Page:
The late Pontifex Maximus, John Paul II, is to be beatified, it seems. He is apparently being beatified in record time. One may wonder why, but one may also wonder what it means to be beatified.
As I understand it, beatification like canonization is in the nature of a papal decree. It is a decree that a person may be considered a candidate for canonization, i.e. for sainthood. The decree of canonization is essentially a papal statement that a particular person is a saint, may be referred to as one by the faithful, take his/her place presumably in the liturgy, and may have a day set aside for him/her to be celebrated in some fashion. It is also formal reassurance that the saint is, indeed, a saint and is safely ensconced in heaven. At least in the old days, saints could be asked to intercede with God.
My favorite saint has always been St. Christopher. As I recall the story, Jesus in the form of a child decided for some reason to demand that Christopher carry him across a river, and Christopher did so even though Jesus, rather mischievously, increased his weight as he was carried along making it more and more difficult for Christopher to accomplish his task. I received a St. Christopher medal when I was a child. I wear it to this day. I'm not sure why. But I think this is due in part to the fact that St. Christopher has been in some sense demoted by the Church, and I resent him being singled out in this fashion.
Regardless of one's faith, beatification and canonization seem to be relatively little more than a papal stamp of approval. If John Paul II is in heaven, he is presumably there regardless of the decree of any of his successors. If he was a holy man peculiarly honored by God, he was or is so even if he should be condemned by a pope. He requires no reassurance in these respects.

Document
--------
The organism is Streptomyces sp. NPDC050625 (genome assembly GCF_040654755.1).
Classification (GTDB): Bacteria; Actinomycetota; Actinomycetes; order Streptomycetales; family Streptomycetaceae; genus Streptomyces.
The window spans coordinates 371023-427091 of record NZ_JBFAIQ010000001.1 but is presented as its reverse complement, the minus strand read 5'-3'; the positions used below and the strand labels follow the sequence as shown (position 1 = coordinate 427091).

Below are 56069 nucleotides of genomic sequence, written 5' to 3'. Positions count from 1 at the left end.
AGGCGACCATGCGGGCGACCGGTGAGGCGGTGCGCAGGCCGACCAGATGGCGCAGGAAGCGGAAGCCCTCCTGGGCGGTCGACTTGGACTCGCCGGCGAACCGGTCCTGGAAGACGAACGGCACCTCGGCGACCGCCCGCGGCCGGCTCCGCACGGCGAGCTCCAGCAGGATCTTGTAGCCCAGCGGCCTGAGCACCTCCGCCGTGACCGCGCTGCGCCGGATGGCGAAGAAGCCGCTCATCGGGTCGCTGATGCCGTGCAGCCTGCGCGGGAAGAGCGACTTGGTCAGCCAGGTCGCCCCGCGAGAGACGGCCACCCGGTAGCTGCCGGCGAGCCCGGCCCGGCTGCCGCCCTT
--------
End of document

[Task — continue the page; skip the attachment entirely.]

Beatification and canonization, then, constitute a kind of certification that a dead person may (and I suppose should) be honored in a certain way by the faithful. I think it is another way the Church mimics, as it were, the Roman Empire it eventually came to absorb. Emperors and others were declared divine by the appropriate authority, usually the senate. This was a way of honoring them. It came to be expected on the death of an Emperor. Vespasian it's said joked about it on his deathbed.: "Dear me, I seem to be becoming a god." Some Emperors declared themselves to be divine while they lived. Emperor worship was required as time passed, in the provinces at least. Certain Emperors, though, were honored more than others. It seems to have been very much a political practice.
And although nobody may be declared a god in these enlightened times, beatification and canonization seem very much a political practice now. Poland is said to be "joyful" about the beatification. The Church has apparently made a policy decision that it requires more saints, and is churning them out, even dispensing with the need for an advocatus diaboli. The Church believes that modern heroes are required, and it may be that it is not wrong; we seem to like having heroes. Certainly secular authorities have in effect decreed that certain leaders are to be treated as heroes in the past, even in modern times, e.g., Hitler, Lenin, Stalin, Mao.
Whatever beatification is, then, it should be treated seriously. It is a means by which power and influence are exercised; it has an effect even in the modern world.